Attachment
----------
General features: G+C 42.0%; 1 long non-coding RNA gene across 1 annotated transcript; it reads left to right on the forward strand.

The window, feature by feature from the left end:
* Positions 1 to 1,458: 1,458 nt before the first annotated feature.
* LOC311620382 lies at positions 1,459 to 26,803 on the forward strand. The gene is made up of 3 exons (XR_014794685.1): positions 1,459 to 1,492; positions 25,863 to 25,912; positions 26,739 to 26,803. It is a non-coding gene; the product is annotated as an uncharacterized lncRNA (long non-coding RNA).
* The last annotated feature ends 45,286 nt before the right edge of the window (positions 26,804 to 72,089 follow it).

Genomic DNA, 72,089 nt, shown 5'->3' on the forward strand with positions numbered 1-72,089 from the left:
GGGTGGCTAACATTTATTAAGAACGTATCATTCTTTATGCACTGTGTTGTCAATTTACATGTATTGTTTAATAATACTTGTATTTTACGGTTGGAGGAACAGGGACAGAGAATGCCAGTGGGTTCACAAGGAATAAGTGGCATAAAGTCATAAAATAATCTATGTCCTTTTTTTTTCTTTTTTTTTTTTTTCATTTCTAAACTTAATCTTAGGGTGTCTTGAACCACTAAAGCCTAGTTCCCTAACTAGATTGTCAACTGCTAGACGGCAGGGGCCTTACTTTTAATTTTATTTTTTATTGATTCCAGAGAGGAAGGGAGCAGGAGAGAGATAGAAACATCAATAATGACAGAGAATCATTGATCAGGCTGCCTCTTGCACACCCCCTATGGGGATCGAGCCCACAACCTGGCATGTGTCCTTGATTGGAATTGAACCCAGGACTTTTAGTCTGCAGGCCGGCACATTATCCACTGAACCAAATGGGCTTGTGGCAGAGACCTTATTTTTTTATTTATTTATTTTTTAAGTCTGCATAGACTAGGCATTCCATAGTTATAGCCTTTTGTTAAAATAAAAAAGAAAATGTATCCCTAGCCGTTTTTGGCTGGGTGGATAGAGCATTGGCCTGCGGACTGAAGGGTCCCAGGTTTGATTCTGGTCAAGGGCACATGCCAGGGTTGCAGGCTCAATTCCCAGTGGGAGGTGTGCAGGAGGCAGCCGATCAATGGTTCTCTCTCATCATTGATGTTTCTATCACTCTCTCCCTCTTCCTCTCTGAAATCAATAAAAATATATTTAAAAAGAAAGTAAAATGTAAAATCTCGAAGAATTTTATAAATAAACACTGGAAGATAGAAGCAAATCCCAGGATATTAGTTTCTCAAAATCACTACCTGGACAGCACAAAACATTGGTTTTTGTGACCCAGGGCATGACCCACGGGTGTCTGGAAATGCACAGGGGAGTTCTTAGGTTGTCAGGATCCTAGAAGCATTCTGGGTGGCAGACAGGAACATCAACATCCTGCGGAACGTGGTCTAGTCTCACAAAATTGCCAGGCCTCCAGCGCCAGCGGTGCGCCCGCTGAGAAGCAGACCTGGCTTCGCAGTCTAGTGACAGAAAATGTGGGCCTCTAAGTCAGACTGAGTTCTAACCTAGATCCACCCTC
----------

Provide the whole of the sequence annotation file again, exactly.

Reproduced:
General features: G+C 42.0%; 1 long non-coding RNA gene across 1 annotated transcript; it reads left to right on the forward strand.

The window, feature by feature from the left end:
* Positions 1 to 1,458: 1,458 nt before the first annotated feature.
* LOC311620382 lies at positions 1,459 to 26,803 on the forward strand. The gene is made up of 3 exons (XR_014794685.1): positions 1,459 to 1,492; positions 25,863 to 25,912; positions 26,739 to 26,803. It is a non-coding gene; the product is annotated as an uncharacterized lncRNA (long non-coding RNA).
* The last annotated feature ends 45,286 nt before the right edge of the window (positions 26,804 to 72,089 follow it).

Genomic DNA, 72,089 nt, shown 5'->3' on the forward strand with positions numbered 1-72,089 from the left:
GGGTGGCTAACATTTATTAAGAACGTATCATTCTTTATGCACTGTGTTGTCAATTTACATGTATTGTTTAATAATACTTGTATTTTACGGTTGGAGGAACAGGGACAGAGAATGCCAGTGGGTTCACAAGGAATAAGTGGCATAAAGTCATAAAATAATCTATGTCCTTTTTTTTTCTTTTTTTTTTTTTTCATTTCTAAACTTAATCTTAGGGTGTCTTGAACCACTAAAGCCTAGTTCCCTAACTAGATTGTCAACTGCTAGACGGCAGGGGCCTTACTTTTAATTTTATTTTTTATTGATTCCAGAGAGGAAGGGAGCAGGAGAGAGATAGAAACATCAATAATGACAGAGAATCATTGATCAGGCTGCCTCTTGCACACCCCCTATGGGGATCGAGCCCACAACCTGGCATGTGTCCTTGATTGGAATTGAACCCAGGACTTTTAGTCTGCAGGCCGGCACATTATCCACTGAACCAAATGGGCTTGTGGCAGAGACCTTATTTTTTTATTTATTTATTTTTTAAGTCTGCATAGACTAGGCATTCCATAGTTATAGCCTTTTGTTAAAATAAAAAAGAAAATGTATCCCTAGCCGTTTTTGGCTGGGTGGATAGAGCATTGGCCTGCGGACTGAAGGGTCCCAGGTTTGATTCTGGTCAAGGGCACATGCCAGGGTTGCAGGCTCAATTCCCAGTGGGAGGTGTGCAGGAGGCAGCCGATCAATGGTTCTCTCTCATCATTGATGTTTCTATCACTCTCTCCCTCTTCCTCTCTGAAATCAATAAAAATATATTTAAAAAGAAAGTAAAATGTAAAATCTCGAAGAATTTTATAAATAAACACTGGAAGATAGAAGCAAATCCCAGGATATTAGTTTCTCAAAATCACTACCTGGACAGCACAAAACATTGGTTTTTGTGACCCAGGGCATGACCCACGGGTGTCTGGAAATGCACAGGGGAGTTCTTAGGTTGTCAGGATCCTAGAAGCATTCTGGGTGGCAGACAGGAACATCAACATCCTGCGGAACGTGGTCTAGTCTCACAAAATTGCCAGGCCTCCAGCGCCAGCGGTGCGCCCGCTGAGAAGCAGACCTGGCTTCGCAGTCTAGTGACAGAAAATGTGGGCCTCTAAGTCAGACTGAGTTCTAACCTAGATCCACCCTC